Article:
It was the morning after Labor Day, 1962. I was a shy, nervous fourth-grader, attempting to fit in with my classmates on the first day of school. Having moved from southeast Minneapolis to suburban Golden Valley, Minn., just a year before, I was slowly building friendships but still a little gunshy.
Mrs. Larson, who eventually would become one of my all-time favorite teachers, was breaking the ice with her traditional opening discussion:
“Welcome back, students! I’m excited to meet all of you. Let’s get started by having each of you talk about something you did over your summer vacation.”
What I remember liking about Mrs. Larson was she didn’t play favorites. So whether you took a trip to Europe or only made it as far as Brainerd, she never prejudged.
I was one of the Brainerd boys. And proud of it. Each summer, my parents would venture north to stay at a cabin on Gull Lake, owned by their best friends, the McDonalds. My sister, Cheryl, and I could do all sorts of fun stuff with the McDonald kids: swimming, boating, fishing.
A drive-in movie theater was nearby, and I have fond memories of trips to a place called Lumber Town, which offered miniature golf and great fried chicken. The trek into downtown Nisswa for the predictable souvenirs and ice cream also was a big hit.
So, even if I had to follow one of those wealthier European travelers to the podium, I felt a genuine love for summer life in northern Minnesota. And still do.
Which brings us to today. Now married and with children of our own, Laurie and I have been fortunate enough to travel to a number of great American cities. Our now-25-year-old twins, Ashley and Patrick, joined us for most of those summer visits.
San Diego, San Francisco, Tampa, Fla., and even Green Bay, Wis., all were wonderful destinations for this loyal Vikings follower and his family. Yet, the majority of memorable moments during their early years took place at locations immediately recognizable to many Upper Midwesterners.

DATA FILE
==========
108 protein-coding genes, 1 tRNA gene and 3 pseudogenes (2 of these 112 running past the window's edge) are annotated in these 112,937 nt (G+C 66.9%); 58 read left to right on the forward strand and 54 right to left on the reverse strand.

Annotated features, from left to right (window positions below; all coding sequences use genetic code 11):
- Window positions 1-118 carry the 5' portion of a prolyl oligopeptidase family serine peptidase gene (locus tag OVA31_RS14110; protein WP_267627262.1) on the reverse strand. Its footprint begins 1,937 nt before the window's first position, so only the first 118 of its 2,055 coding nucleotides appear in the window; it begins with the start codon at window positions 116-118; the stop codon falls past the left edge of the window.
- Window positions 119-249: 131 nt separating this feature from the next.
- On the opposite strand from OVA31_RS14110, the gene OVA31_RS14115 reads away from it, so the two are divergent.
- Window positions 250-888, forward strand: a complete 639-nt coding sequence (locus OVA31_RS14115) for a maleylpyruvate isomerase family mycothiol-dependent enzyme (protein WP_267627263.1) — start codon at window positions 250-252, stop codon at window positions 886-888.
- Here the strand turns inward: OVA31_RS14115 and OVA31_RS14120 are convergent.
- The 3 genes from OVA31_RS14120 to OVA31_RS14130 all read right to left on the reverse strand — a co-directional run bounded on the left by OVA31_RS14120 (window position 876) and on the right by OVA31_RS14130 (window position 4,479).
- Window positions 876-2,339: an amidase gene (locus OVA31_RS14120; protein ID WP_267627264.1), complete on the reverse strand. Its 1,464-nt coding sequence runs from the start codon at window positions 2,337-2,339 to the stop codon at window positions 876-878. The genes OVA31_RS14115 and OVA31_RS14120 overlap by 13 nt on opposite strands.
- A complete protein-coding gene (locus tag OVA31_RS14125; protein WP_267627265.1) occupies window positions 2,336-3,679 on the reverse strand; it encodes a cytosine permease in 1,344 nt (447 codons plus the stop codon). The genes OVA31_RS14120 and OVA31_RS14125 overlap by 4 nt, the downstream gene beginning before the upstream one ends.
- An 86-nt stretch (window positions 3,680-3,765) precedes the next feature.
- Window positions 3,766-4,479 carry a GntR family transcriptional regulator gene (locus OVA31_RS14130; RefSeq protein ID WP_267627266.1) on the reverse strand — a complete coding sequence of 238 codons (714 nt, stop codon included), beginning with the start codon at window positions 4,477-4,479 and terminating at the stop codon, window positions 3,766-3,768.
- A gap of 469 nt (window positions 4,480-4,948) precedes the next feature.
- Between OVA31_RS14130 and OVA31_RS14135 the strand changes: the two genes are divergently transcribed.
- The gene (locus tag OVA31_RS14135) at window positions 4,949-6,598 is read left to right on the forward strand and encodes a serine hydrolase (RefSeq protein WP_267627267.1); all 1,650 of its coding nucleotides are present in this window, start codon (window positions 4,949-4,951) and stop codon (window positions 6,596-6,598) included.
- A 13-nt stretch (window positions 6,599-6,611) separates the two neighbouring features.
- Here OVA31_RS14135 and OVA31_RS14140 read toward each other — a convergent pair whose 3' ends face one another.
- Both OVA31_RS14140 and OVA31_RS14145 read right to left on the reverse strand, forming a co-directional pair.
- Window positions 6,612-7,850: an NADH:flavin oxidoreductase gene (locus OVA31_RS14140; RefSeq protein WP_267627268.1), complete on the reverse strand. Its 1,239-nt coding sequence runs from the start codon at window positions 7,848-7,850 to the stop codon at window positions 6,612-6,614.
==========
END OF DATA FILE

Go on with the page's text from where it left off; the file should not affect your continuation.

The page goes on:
Craguns, Maddens, Ruttgers and Fair Hills are household names to folks around here, particularly Minnesotans. But I was always amazed at the number of different states represented on license plates during those stays at Minnesota’s top resorts. Even out-of-towners had discovered the gems we’ve tried to keep to ourselves.
It’s been a gradual but steady transition toward retirement for my wife and me. Ash and Pat are three years removed from college. They both have moved out of the house, leaving our dog, Chase, to garner the most attention now. But they’ve yet to start families of their own and still live relatively close. I mention this only because, while we admire their independence and heartily endorse their freedom, they’re still “our kids.”
It reminded me of 1986, when the legendary Jim Adelson was stepping down as sportscaster at Fargo’s KXJB-TV after 25 years on the job, handing the mic to his mustachioed weekend reporter from Golden Valley.
“It’s your show now, kid,” Jim had declared — at which point he proceeded to let me know all of the things he would have changed in my first show as the new Sports Director.